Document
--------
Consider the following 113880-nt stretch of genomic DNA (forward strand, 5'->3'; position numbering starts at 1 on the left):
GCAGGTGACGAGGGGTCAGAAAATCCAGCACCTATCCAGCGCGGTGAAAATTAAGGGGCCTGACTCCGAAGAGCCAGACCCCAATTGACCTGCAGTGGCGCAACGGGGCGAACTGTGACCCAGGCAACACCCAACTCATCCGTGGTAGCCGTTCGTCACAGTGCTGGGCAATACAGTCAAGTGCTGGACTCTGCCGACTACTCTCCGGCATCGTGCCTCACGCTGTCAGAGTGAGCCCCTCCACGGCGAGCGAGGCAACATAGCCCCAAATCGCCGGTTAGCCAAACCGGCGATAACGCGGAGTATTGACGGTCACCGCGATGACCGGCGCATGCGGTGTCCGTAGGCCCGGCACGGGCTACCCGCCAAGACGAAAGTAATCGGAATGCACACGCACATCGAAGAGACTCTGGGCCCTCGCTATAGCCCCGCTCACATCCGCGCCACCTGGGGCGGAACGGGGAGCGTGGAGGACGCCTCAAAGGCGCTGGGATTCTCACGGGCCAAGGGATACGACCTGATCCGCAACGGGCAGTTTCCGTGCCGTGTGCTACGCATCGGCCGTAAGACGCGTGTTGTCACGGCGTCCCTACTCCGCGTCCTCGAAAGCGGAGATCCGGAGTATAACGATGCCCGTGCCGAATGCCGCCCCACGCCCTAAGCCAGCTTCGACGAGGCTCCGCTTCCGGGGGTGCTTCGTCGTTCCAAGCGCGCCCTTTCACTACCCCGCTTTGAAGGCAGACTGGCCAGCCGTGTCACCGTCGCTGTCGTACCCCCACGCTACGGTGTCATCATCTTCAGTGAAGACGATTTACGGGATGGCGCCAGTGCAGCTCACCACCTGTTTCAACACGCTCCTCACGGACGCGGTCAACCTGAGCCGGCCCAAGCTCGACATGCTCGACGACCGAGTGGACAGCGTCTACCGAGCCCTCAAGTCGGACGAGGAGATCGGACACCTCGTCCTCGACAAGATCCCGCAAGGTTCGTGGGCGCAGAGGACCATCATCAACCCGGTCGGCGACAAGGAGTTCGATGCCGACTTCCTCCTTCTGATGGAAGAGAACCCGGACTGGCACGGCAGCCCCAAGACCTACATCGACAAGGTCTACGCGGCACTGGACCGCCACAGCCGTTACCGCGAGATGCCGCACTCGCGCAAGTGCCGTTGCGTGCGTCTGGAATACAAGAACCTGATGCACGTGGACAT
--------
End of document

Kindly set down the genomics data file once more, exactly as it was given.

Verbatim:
Consider the following 113880-nt stretch of genomic DNA (forward strand, 5'->3'; position numbering starts at 1 on the left):
GCAGGTGACGAGGGGTCAGAAAATCCAGCACCTATCCAGCGCGGTGAAAATTAAGGGGCCTGACTCCGAAGAGCCAGACCCCAATTGACCTGCAGTGGCGCAACGGGGCGAACTGTGACCCAGGCAACACCCAACTCATCCGTGGTAGCCGTTCGTCACAGTGCTGGGCAATACAGTCAAGTGCTGGACTCTGCCGACTACTCTCCGGCATCGTGCCTCACGCTGTCAGAGTGAGCCCCTCCACGGCGAGCGAGGCAACATAGCCCCAAATCGCCGGTTAGCCAAACCGGCGATAACGCGGAGTATTGACGGTCACCGCGATGACCGGCGCATGCGGTGTCCGTAGGCCCGGCACGGGCTACCCGCCAAGACGAAAGTAATCGGAATGCACACGCACATCGAAGAGACTCTGGGCCCTCGCTATAGCCCCGCTCACATCCGCGCCACCTGGGGCGGAACGGGGAGCGTGGAGGACGCCTCAAAGGCGCTGGGATTCTCACGGGCCAAGGGATACGACCTGATCCGCAACGGGCAGTTTCCGTGCCGTGTGCTACGCATCGGCCGTAAGACGCGTGTTGTCACGGCGTCCCTACTCCGCGTCCTCGAAAGCGGAGATCCGGAGTATAACGATGCCCGTGCCGAATGCCGCCCCACGCCCTAAGCCAGCTTCGACGAGGCTCCGCTTCCGGGGGTGCTTCGTCGTTCCAAGCGCGCCCTTTCACTACCCCGCTTTGAAGGCAGACTGGCCAGCCGTGTCACCGTCGCTGTCGTACCCCCACGCTACGGTGTCATCATCTTCAGTGAAGACGATTTACGGGATGGCGCCAGTGCAGCTCACCACCTGTTTCAACACGCTCCTCACGGACGCGGTCAACCTGAGCCGGCCCAAGCTCGACATGCTCGACGACCGAGTGGACAGCGTCTACCGAGCCCTCAAGTCGGACGAGGAGATCGGACACCTCGTCCTCGACAAGATCCCGCAAGGTTCGTGGGCGCAGAGGACCATCATCAACCCGGTCGGCGACAAGGAGTTCGATGCCGACTTCCTCCTTCTGATGGAAGAGAACCCGGACTGGCACGGCAGCCCCAAGACCTACATCGACAAGGTCTACGCGGCACTGGACCGCCACAGCCGTTACCGCGAGATGCCGCACTCGCGCAAGTGCCGTTGCGTGCGTCTGGAATACAAGAACCTGATGCACGTGGACAT